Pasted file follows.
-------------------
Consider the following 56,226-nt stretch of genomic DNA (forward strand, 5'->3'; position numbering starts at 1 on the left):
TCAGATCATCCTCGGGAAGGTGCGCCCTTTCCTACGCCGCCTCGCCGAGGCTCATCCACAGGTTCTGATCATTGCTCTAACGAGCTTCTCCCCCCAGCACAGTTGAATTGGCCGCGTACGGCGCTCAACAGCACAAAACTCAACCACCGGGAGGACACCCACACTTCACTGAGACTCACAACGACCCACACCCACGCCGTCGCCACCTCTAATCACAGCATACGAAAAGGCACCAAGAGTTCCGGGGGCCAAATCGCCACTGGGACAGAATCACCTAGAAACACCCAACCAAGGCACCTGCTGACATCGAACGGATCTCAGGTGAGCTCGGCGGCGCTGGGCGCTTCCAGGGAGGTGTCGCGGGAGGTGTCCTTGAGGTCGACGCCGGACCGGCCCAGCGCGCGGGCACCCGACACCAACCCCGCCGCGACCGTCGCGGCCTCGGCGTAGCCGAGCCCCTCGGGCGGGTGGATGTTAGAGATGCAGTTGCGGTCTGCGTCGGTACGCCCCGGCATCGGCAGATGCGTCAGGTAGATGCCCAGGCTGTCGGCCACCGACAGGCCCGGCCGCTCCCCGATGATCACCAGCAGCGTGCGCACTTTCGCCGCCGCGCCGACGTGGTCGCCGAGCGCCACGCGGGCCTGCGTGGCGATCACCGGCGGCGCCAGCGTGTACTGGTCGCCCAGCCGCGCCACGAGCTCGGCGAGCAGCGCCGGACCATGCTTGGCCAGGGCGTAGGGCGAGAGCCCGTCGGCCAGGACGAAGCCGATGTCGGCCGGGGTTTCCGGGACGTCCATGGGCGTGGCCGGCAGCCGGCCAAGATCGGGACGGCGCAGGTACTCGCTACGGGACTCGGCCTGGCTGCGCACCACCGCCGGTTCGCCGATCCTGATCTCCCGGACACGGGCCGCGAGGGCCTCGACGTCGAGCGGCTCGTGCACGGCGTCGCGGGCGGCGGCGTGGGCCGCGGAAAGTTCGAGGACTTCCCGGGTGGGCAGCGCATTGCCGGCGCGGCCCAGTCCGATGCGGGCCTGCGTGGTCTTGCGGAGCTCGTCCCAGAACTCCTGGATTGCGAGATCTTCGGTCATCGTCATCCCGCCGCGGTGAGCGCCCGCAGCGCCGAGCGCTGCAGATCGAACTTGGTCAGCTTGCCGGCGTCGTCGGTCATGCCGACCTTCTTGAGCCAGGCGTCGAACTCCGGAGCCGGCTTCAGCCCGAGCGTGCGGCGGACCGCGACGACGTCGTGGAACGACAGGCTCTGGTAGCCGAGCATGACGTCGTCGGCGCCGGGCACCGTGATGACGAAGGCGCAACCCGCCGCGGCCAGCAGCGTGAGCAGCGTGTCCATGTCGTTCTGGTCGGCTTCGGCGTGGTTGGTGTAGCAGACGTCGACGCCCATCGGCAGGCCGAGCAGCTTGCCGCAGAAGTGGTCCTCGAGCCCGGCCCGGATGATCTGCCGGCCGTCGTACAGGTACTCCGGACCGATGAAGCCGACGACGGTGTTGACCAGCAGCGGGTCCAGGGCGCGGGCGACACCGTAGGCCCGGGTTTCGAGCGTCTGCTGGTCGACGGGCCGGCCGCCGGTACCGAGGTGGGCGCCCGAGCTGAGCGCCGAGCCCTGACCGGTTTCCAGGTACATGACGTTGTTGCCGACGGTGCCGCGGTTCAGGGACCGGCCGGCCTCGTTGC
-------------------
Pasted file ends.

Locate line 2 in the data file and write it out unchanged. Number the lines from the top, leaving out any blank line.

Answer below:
TCAGATCATCCTCGGGAAGGTGCGCCCTTTCCTACGCCGCCTCGCCGAGGCTCATCCACAGGTTCTGATCATTGCTCTAACGAGCTTCTCCCCCCAGCACAGTTGAATTGGCCGCGTACGGCGCTCAACAGCACAAAACTCAACCACCGGGAGGACACCCACACTTCACTGAGACTCACAACGACCCACACCCACGCCGTCGCCACCTCTAATCACAGCATACGAAAAGGCACCAAGAGTTCCGGGGGCCAAATCGCCACTGGGACAGAATCACCTAGAAACACCCAACCAAGGCACCTGCTGACATCGAACGGATCTCAGGTGAGCTCGGCGGCGCTGGGCGCTTCCAGGGAGGTGTCGCGGGAGGTGTCCTTGAGGTCGACGCCGGACCGGCCCAGCGCGCGGGCACCCGACACCAACCCCGCCGCGACCGTCGCGGCCTCGGCGTAGCCGAGCCCCTCGGGCGGGTGGATGTTAGAGATGCAGTTGCGGTCTGCGTCGGTACGCCCCGGCATCGGCAGATGCGTCAGGTAGATGCCCAGGCTGTCGGCCACCGACAGGCCCGGCCGCTCCCCGATGATCACCAGCAGCGTGCGCACTTTCGCCGCCGCGCCGACGTGGTCGCCGAGCGCCACGCGGGCCTGCGTGGCGATCACCGGCGGCGCCAGCGTGTACTGGTCGCCCAGCCGCGCCACGAGCTCGGCGAGCAGCGCCGGACCATGCTTGGCCAGGGCGTAGGGCGAGAGCCCGTCGGCCAGGACGAAGCCGATGTCGGCCGGGGTTTCCGGGACGTCCATGGGCGTGGCCGGCAGCCGGCCAAGATCGGGACGGCGCAGGTACTCGCTACGGGACTCGGCCTGGCTGCGCACCACCGCCGGTTCGCCGATCCTGATCTCCCGGACACGGGCCGCGAGGGCCTCGACGTCGAGCGGCTCGTGCACGGCGTCGCGGGCGGCGGCGTGGGCCGCGGAAAGTTCGAGGACTTCCCGGGTGGGCAGCGCATTGCCGGCGCGGCCCAGTCCGATGCGGGCCTGCGTGGTCTTGCGGAGCTCGTCCCAGAACTCCTGGATTGCGAGATCTTCGGTCATCGTCATCCCGCCGCGGTGAGCGCCCGCAGCGCCGAGCGCTGCAGATCGAACTTGGTCAGCTTGCCGGCGTCGTCGGTCATGCCGACCTTCTTGAGCCAGGCGTCGAACTCCGGAGCCGGCTTCAGCCCGAGCGTGCGGCGGACCGCGACGACGTCGTGGAACGACAGGCTCTGGTAGCCGAGCATGACGTCGTCGGCGCCGGGCACCGTGATGACGAAGGCGCAACCCGCCGCGGCCAGCAGCGTGAGCAGCGTGTCCATGTCGTTCTGGTCGGCTTCGGCGTGGTTGGTGTAGCAGACGTCGACGCCCATCGGCAGGCCGAGCAGCTTGCCGCAGAAGTGGTCCTCGAGCCCGGCCCGGATGATCTGCCGGCCGTCGTACAGGTACTCCGGACCGATGAAGCCGACGACGGTGTTGACCAGCAGCGGGTCCAGGGCGCGGGCGACACCGTAGGCCCGGGTTTCGAGCGTCTGCTGGTCGACGGGCCGGCCGCCGGTACCGAGGTGGGCGCCCGAGCTGAGCGCCGAGCCCTGACCGGTTTCCAGGTACATGACGTTGTTGCCGACGGTGCCGCGGTTCAGGGACCGGCCGGCCTCGTTGC